By George Solis

BALTIMORE (WJZ)– Health cases of the flu are increasing and spreading across the country including in Maryland.

Doctors are stressing how serious the illness can be. George Solis reports on how the virus is impacting families in the area.

Doctor’s stressing the seriousness of this widespread flu activity.

flu 2 Rising Flu Cases Across Maryland

Recently, a teen in Maryland even died after her family combated a case of the virus.

Waiting rooms across Maryland are buzzing with activity. Doctors say it’s a clear sign of a flu season that shows no signs of slowing down.

Some clinics in Maryland say they are definitely seeing a spike in flu cases.

The Centers for Disease Control say flu activity is increasing and is widespread across most of the U.S. resulting in hundreds being hospitalized.

flu Rising Flu Cases Across Maryland

Recently a Maryland teen died unexpectedly after her family say she was battling the flu. They say 17-year-old Kayla Linton went into cardiac arrest days after coming down with the virus.

“This years so far, the most common strain of influenza circulating is influenza A, H3N2,” says Dr. Nancy Messonnier.

The specific strain of the influenza known to cause more severe illness in children and people 65 and older. Sometimes even opening the door to other diseases like pneumonia.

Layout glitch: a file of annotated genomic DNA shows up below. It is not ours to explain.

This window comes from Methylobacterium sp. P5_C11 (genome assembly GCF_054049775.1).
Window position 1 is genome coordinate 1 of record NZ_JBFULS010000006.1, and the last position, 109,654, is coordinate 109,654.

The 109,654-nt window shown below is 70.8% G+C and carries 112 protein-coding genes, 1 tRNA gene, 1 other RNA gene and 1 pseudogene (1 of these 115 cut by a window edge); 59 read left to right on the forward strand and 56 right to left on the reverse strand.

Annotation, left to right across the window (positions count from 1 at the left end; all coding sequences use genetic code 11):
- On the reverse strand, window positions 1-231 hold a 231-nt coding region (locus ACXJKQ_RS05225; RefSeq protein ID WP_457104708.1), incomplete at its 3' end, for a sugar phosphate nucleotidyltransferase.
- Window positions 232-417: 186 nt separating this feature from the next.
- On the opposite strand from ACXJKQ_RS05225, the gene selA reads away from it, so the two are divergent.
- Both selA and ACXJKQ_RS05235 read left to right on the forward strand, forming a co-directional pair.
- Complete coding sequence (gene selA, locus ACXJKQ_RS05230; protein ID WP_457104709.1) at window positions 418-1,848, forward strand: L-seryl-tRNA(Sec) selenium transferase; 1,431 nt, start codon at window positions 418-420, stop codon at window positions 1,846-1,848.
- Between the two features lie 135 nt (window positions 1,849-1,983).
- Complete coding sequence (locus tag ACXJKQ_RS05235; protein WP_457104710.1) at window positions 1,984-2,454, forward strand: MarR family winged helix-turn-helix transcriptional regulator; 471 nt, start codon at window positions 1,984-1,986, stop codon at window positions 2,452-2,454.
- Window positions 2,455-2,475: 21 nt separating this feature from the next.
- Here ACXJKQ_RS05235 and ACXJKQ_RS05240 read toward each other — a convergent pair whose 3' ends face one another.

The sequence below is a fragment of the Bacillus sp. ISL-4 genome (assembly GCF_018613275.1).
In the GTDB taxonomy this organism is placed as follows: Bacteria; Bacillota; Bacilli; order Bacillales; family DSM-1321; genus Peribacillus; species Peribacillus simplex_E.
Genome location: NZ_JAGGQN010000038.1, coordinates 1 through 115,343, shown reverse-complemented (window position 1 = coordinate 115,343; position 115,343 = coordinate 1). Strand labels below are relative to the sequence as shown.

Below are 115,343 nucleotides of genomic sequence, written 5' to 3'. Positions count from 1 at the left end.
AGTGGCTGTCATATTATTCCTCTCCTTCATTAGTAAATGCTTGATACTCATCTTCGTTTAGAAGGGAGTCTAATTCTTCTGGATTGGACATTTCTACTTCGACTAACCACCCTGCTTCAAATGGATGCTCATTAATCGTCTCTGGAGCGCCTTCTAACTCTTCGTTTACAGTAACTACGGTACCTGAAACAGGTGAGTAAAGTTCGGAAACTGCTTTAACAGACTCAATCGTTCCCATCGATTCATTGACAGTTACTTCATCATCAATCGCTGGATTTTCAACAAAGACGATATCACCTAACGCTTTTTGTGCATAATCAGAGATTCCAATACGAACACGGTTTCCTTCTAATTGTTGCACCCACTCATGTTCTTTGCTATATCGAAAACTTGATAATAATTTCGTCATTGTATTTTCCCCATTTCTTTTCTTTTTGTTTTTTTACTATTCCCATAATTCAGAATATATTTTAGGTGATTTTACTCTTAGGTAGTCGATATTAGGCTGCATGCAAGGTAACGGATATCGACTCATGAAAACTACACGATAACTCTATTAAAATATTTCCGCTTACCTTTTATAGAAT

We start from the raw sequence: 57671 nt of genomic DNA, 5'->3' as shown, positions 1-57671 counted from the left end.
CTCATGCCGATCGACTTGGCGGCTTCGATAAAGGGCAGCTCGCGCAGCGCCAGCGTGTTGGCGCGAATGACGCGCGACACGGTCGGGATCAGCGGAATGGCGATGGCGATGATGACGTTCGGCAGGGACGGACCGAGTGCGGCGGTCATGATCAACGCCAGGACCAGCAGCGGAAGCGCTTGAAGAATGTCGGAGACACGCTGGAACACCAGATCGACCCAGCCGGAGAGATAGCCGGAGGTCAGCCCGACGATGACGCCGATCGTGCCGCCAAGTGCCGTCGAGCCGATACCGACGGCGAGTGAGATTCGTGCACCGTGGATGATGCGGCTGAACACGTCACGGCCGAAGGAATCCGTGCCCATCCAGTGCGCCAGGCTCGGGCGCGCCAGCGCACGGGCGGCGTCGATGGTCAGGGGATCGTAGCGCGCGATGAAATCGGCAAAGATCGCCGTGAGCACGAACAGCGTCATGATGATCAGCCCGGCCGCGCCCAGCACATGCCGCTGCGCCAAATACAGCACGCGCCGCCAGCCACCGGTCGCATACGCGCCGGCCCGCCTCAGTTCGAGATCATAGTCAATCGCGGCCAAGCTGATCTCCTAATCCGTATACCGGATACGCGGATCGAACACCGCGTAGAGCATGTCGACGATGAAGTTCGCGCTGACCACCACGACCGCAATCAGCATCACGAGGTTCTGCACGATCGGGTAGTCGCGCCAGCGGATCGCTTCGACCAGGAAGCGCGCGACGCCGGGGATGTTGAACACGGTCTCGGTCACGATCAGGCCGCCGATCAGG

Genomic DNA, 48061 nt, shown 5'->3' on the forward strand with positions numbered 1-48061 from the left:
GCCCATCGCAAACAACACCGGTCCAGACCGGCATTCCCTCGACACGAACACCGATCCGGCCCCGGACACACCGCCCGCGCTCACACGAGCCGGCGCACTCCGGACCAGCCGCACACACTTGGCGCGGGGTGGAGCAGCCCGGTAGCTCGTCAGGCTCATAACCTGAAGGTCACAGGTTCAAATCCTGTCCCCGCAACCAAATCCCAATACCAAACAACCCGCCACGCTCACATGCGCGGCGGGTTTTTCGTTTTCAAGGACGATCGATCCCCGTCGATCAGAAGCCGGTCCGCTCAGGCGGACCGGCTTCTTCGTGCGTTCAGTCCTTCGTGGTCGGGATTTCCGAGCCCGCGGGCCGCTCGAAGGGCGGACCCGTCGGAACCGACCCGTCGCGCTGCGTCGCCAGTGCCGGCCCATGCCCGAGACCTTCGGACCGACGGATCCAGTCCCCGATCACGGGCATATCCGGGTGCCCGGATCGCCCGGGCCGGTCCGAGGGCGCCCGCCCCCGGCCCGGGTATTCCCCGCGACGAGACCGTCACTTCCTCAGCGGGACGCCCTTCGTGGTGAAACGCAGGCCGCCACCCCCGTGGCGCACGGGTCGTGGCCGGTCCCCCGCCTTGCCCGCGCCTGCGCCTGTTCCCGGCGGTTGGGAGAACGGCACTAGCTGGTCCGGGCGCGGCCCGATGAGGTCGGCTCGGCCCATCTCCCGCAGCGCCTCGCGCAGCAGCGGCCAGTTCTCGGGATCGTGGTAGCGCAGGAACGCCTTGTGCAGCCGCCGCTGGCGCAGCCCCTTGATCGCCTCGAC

flu 1 Rising Flu Cases Across Maryland

“I hope the pneumonia didn’t come back, because that just feels really miserable,” one patient says.

“Probably in about two days once her fever came back,” mother Alathia Smallwood says.

The mother who says even after getting her daughter the flu shot still came down with the virus.

“She’s still acting like herself she just has the fever which is what brought us here.”


Doctors always encourage the vaccine to help reduce the risk of getting sick. Medical experts say this year’s flu shot appears to be well matched to this strains out there.

“For the most part the one’s that we’re seeing either haven’t had the flu shot or haven’t had it in a timely fashion,” says Dr. Lisa Kirkland of Sinai Hospital.

Doctor’s of course say when in doubt, it’s best to not risk and go see your doctor.

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